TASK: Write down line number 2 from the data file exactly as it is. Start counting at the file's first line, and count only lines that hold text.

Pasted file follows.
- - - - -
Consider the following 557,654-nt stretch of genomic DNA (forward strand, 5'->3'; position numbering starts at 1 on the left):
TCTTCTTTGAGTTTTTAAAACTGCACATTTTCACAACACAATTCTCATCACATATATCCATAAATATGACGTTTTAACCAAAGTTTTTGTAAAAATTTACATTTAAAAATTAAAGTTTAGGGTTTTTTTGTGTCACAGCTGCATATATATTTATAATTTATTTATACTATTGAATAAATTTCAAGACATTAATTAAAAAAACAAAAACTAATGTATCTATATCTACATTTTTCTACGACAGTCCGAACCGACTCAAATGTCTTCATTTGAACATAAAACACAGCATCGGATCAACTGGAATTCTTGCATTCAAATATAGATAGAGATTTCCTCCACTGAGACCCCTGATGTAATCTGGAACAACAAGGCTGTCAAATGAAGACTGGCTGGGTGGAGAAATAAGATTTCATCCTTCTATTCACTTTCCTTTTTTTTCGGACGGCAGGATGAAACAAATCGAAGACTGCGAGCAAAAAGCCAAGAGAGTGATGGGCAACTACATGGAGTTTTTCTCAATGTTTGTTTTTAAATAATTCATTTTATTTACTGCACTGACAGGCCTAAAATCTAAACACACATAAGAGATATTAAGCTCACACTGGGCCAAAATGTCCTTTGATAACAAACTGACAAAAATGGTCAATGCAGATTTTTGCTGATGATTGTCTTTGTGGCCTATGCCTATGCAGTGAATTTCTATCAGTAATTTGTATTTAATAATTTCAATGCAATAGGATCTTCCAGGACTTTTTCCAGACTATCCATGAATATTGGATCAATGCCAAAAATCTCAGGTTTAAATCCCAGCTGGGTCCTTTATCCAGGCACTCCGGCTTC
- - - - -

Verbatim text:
TCTTCTTTGAGTTTTTAAAACTGCACATTTTCACAACACAATTCTCATCACATATATCCATAAATATGACGTTTTAACCAAAGTTTTTGTAAAAATTTACATTTAAAAATTAAAGTTTAGGGTTTTTTTGTGTCACAGCTGCATATATATTTATAATTTATTTATACTATTGAATAAATTTCAAGACATTAATTAAAAAAACAAAAACTAATGTATCTATATCTACATTTTTCTACGACAGTCCGAACCGACTCAAATGTCTTCATTTGAACATAAAACACAGCATCGGATCAACTGGAATTCTTGCATTCAAATATAGATAGAGATTTCCTCCACTGAGACCCCTGATGTAATCTGGAACAACAAGGCTGTCAAATGAAGACTGGCTGGGTGGAGAAATAAGATTTCATCCTTCTATTCACTTTCCTTTTTTTTCGGACGGCAGGATGAAACAAATCGAAGACTGCGAGCAAAAAGCCAAGAGAGTGATGGGCAACTACATGGAGTTTTTCTCAATGTTTGTTTTTAAATAATTCATTTTATTTACTGCACTGACAGGCCTAAAATCTAAACACACATAAGAGATATTAAGCTCACACTGGGCCAAAATGTCCTTTGATAACAAACTGACAAAAATGGTCAATGCAGATTTTTGCTGATGATTGTCTTTGTGGCCTATGCCTATGCAGTGAATTTCTATCAGTAATTTGTATTTAATAATTTCAATGCAATAGGATCTTCCAGGACTTTTTCCAGACTATCCATGAATATTGGATCAATGCCAAAAATCTCAGGTTTAAATCCCAGCTGGGTCCTTTATCCAGGCACTCCGGCTTC